“Thou Dost Protest Too Much…” – William Shakespeare
The DJ community seems to spend a lot of time figuring out ways to market itself as an industry whose practitioners are far more than button pushing music players. And indeed it should. DJs – the professional ones, anyway – are more than music providers. We are (or strive to be) Masters of Ceremony, Event Coordinators, Planners, Lighting Designers, Technicians, etc. You know the list well. This “swiss army knife” branding is important in the effort to elevate our industry in the eyes of clients. But somewhere along the way, we’ve spent so much time shaking our collective fists in righteous indignation that we would be thought of only as “music players”. We protest too much. Sometimes I feel like we forget something very important. We actually DO play music.
Pardon me if I speak for a second as the musician I am….but music is a damn important part of what we do. At the risk of sounding downright blasphemous, one could argue music programming is one of the most important things we do. Isn’t music where this whole disc jockey thing started?
I just got back from another fantastic Mobile Beat convention in Las Vegas. The 2013 edition was full of informative seminars, great entertainment and a mouth-watering exhibition floor full of toys straight out of any DJ’s fantasies. The seminars covered a spectrum of subjects that are vital to our industry – marketing, sales, lighting design, lead management, and more. Fantastic stuff from business and personal growth experts from all over the country. But the one thing that didn’t seem to be talked about was the actual music we’re called upon to be experts about. Don’t get me wrong, I saw dazzling displays of mixing both on the exhibit floor and after hours. And there certainly were informative sessions about the technical aspects of actually delivering the music, like controllers and mixers. But it was interesting to notice an absence of specifically music-related seminars from the schedule.
But this is not just a Mobile Beat observation. Nor is it some sort of oversight. There is a high demand from both DJs and our clients for these other services. The shift in focus to other things in our DJ tool belts – most notably lighting – is nothing new and extends far beyond the walls of one convention. Knowing our DJ community as I do, I’m sure we’ve spent too many decades with tunnel vision about charts and top dance songs, perhaps at the expense of the important business aspects of our industry. So I’m glad those resources have become front and center. And I guess it makes sense to focus on the tools (like controllers), skills (like MCing) and services that not only have proven to be great sources of income, but that also are hard for the general consumer to have access to (like lighting). It’s certainly true that although they may not be able to expertly mix them, most consumers do have access to thousands of MP3 files at any given time. The music itself is not a scarce commodity so it’s smart to diversify our skills and services. But I guess it’s a bit startling to see music go from the back seat to not even being in the car at all.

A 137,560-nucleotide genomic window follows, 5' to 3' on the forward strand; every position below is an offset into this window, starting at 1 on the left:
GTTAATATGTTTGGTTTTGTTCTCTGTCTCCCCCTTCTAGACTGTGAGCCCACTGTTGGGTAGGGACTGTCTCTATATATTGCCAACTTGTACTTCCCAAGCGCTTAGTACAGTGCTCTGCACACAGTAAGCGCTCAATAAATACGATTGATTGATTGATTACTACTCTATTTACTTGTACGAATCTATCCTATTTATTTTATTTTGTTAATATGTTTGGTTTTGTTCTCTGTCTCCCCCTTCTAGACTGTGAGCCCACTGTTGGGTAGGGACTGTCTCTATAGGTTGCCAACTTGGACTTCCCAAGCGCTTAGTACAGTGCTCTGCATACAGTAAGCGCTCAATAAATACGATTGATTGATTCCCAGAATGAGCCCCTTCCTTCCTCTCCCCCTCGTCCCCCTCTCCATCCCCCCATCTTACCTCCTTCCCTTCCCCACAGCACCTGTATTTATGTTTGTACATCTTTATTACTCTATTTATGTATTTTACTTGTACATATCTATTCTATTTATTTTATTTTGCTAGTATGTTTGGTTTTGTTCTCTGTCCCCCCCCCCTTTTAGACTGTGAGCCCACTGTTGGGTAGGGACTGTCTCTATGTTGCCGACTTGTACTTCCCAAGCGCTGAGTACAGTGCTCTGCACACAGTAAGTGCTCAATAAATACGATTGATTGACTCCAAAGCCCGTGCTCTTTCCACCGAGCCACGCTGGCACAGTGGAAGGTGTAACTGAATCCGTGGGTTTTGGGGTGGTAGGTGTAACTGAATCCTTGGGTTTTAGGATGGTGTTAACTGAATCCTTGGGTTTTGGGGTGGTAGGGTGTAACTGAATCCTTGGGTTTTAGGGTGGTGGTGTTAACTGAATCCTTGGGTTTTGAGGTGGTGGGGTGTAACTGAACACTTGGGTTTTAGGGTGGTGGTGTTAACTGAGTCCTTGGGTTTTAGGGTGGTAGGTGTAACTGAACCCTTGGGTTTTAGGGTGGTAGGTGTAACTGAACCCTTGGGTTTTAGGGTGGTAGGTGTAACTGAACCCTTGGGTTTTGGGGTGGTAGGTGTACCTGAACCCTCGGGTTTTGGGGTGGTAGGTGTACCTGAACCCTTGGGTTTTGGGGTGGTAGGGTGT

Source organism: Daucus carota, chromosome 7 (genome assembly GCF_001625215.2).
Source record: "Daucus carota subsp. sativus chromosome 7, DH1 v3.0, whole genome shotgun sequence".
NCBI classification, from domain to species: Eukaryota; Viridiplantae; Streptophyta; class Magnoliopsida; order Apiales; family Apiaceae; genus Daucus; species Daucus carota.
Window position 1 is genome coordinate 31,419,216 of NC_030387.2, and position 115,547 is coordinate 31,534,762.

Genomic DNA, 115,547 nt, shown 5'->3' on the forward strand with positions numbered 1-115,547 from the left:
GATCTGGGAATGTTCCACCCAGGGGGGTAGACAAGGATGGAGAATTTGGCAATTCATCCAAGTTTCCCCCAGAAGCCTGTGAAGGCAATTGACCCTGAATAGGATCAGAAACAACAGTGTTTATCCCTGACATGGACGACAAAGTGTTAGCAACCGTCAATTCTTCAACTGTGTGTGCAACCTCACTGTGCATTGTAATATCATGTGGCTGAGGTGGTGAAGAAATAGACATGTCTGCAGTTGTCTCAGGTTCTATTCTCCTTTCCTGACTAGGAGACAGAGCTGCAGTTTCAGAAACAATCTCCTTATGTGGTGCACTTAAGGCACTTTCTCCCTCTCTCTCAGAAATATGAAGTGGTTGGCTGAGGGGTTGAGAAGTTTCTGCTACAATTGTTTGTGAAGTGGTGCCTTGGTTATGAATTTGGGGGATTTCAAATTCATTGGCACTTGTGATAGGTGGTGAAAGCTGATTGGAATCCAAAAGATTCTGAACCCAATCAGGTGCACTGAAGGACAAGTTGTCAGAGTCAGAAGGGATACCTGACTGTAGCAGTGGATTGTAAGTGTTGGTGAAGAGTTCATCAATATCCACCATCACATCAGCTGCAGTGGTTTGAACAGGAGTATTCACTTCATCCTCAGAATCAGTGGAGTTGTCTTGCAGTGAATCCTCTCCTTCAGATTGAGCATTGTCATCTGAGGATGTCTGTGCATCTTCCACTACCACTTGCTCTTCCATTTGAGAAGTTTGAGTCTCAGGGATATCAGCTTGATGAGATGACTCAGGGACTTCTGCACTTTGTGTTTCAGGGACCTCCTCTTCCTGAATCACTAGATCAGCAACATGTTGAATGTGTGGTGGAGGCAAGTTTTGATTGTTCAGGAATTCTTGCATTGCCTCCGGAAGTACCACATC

Especially since music is still one of the first things most clients I consult with seem to bring up when I ask them what they’re looking for in a DJ. Almost universally they start discussions talking about what kind of music they like or don’t like. We know that lighting and state of the art sound equipment are vital in creating amazing events for our clients, but they don’t. What they’re more familiar with are their favorite songs and those of their guests.
Just as technical advancements in sound and lighting seem to be set faster than a thousand beats per minute, there are also always new artists, genres and sub-genres of dance music emerging all the time. Trap, crunk, dub. Half the time I’m not sure if we’re talking about music or the names of Sarah Palin’s children. If you think I’m kidding, look at this daunting list of dance genres. Of course we’re not going to be playing most of these at most weddings or special events, but the point is more are always coming and so are the artists that produce them. And we DJs are supposed to be the experts about it. There are also important musical aspects like time signature, rhythm, tempo and key to consider about the songs we play that are necessary for us to continue to study and discuss.
So while we rail against the stereotype of music players, let’s not forget…that’s what we are. Let’s keep talking about and studying the musical aspects of our business.
Protest can be good. Just don’t protest too much.
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